Individuals’ Right under HIPAA to Access their Health Information
In 2005, the IRS resolved a long running dispute with teaching hospitals by promulgating a reg stating that anyone who works more than 40 hours per week – a category that clearly includes medical residents – is not a student for purposes of FICA tax.
Maimonides Medical Center had been paying FICA on residents long before the effective date of the reg, and sued for a refund. Fast forward to 2015, and the only question left was the interest rate. Maimonides argued that since it is a not-for-profit corporation, it should get the higher rate available to ordinary taxpayers, and not the lower rate applicable to corporations.
The Second Circuit held that Maimonides gets the lower rate : a corporation is a corporation. As to the IRC definition of “corporation” at IRC § 7701(a)(3) , says the panel: “that language is not technically a definition”.
Maimonides Medical Center v USA (Dec. 18, 2015)
Lahey Clinic Hospital, Inc., had an unencrypted laptop attached to a CT scanner. Somebody swiped the laptop from an unlocked treatment room. The laptop contained data on about 599 people. Lahey reported the breach, and OCR responded with an audit resulting in a big negotiated payment.
In its holiday season email blast/boast about the salt poured into this wound, OCR indicated this should serve as a lesson for users of medical devices.
The resolution agreement alleges that Lahey :
- failed to conduct a proper risk analysis
- failed to implement physical safeguards
- failed to have policies and procedures governing receipt removal and movement of hardware and media
- failed to assign user names and track users
If you have read this far, you may find OCR’s guidance on mobile device security to be of interest.
On my holiday wish list: that we will hear about laptop or data thieves being pursued and prosecuted with the same vigor as their “covered entity” victims.
A Brooklyn dentist was investigated for Medicaid fraud. When they presented the case to the grand jury, the prosecutor and investigator presented a spreadsheet summary of billings. The spreadsheet made it look like the dentist billed the same procedure multiple times on a single patient. But they left out the tooth number associated with each procedure. Had they included the tooth numbers, it would have been apparent that the procedure was performed on multiple teeth and the billing was per tooth.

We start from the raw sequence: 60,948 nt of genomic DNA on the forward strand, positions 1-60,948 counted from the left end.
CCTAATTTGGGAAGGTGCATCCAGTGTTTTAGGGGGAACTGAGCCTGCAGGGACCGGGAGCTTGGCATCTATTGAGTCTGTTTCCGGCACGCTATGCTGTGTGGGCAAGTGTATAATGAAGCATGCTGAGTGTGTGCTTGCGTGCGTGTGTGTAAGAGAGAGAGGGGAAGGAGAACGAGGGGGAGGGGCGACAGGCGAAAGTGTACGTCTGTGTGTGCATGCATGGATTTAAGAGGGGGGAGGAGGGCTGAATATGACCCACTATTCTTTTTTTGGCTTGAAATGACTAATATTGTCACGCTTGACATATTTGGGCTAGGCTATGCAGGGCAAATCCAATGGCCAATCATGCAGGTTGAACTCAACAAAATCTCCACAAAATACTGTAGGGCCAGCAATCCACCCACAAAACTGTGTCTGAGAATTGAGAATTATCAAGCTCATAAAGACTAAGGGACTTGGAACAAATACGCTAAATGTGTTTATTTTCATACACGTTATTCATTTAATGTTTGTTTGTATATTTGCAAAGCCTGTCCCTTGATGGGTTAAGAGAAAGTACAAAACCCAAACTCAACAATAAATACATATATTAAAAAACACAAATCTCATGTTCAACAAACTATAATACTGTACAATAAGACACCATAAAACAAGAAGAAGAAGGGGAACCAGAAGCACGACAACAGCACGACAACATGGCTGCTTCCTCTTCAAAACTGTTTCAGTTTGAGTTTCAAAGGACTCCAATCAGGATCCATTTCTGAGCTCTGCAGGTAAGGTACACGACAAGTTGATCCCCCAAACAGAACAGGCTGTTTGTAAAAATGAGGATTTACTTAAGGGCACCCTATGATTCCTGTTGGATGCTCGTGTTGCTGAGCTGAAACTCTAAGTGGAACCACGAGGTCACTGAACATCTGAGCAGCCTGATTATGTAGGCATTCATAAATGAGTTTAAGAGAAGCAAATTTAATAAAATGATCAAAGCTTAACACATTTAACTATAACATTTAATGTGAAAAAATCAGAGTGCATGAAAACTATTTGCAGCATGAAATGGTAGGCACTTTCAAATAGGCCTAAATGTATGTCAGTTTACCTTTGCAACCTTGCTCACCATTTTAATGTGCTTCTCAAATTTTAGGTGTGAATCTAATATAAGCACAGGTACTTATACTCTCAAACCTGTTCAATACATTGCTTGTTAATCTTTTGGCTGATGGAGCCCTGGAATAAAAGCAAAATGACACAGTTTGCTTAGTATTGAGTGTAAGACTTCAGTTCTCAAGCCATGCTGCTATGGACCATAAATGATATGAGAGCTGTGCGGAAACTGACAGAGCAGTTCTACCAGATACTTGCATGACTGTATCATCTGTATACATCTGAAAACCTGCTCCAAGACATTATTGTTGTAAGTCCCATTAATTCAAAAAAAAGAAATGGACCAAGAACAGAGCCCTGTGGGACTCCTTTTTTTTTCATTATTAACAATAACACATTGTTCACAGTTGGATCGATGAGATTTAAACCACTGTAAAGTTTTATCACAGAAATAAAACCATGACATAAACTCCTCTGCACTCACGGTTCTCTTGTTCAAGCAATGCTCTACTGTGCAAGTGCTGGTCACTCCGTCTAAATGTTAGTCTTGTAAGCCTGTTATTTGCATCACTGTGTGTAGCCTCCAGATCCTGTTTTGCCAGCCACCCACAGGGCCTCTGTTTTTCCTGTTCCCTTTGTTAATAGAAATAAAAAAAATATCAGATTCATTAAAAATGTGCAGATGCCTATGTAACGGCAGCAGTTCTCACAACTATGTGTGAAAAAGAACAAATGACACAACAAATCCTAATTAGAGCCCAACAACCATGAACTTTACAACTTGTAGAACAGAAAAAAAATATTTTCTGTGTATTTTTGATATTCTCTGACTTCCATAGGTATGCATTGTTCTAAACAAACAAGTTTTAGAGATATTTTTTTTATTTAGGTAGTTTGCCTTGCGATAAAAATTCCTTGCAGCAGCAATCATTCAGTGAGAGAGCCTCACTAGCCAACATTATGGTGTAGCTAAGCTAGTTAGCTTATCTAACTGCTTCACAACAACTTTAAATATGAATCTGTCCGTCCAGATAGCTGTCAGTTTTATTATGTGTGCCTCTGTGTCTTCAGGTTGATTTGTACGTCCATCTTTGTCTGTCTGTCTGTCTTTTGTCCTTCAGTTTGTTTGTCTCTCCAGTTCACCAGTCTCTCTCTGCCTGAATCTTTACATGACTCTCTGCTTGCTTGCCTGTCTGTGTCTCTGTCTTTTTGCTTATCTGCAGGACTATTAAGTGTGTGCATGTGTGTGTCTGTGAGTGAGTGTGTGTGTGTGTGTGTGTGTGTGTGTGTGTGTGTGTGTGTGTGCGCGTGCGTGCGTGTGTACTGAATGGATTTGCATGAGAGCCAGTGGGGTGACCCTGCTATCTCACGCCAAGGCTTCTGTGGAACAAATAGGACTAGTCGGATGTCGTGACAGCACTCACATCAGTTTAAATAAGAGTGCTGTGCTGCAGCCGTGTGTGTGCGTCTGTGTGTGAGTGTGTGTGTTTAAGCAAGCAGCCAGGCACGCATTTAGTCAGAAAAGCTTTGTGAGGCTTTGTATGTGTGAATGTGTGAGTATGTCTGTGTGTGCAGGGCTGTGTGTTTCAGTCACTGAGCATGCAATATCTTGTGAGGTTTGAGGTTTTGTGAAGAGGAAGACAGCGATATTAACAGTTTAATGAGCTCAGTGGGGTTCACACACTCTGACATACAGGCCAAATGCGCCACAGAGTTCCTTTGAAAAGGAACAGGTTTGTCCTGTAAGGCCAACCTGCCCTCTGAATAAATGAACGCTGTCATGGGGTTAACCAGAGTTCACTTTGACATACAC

By the time the dentist was acquitted, his professional life lay in ruins. He sued the prosecutor and investigator for violating his constitutional rights by knowing use of false evidence. The jury found in favor of the dentist, and the U.S. District Court awarded $4,624,946 compensatory and $100,000 punitive damages.
The Second Circuit held that there was no qualified immunity for the prosecutor because it was settled that the knowing use of false evidence was an actionable deprivation of constitutional rights. The court also upheld the District Court’s finding that that the knowing omission of the tooth numbers, so as to make the spreadsheet misleading, could qualify as false or fraudulently altered evidence.
Morse v Fusto (September 11, 2015)
OCR announced a settlement agreement with Anchorage Community Mental Health Services for a self reported breach of ePHI affecting 2,743 individuals. OCR cays the organization was vulnerable to malware because it ran outdated, unsupported software that was not reinforced with available patches.
OCR also criticized the organization for adopting policies and procedures that were not followed, and for failing to conduct regular assessments of vulnerabilities.
The outdated software is not identified in the bulletin or settlement agreement.
Just in time for the declaration that there are no known active cases of Ebola in the U.S., OCR issued a bulletin to ensure understanding of how the Privacy Rule works in emergency situations.
The helpful guidance includes the assurance that information can be shared to avoid “imminent danger,” but only to the extent consistent with state statutes, regulations and case law.
Privacy Officers will also be glad to know that, if the President declares an emergency or disaster and the Secretary of HHS declares a public health emergency, the Secretary may waive sanctions or penalties against hospitals that fail to distribute privacy notices to the hundreds or thousands of victims that come streaming into the ED for help.
Those readers who are not covered entities or business associates, and thus not required to comply with the HIPAA Privacy Rule, will be relieved to find out that they may voluntarily comply if they want to.
On a serious note, since so many of the enforcement provisions key off state law, even in the event of a catastrophe, it is essential for institutions to build state requirements into their policies and procedures.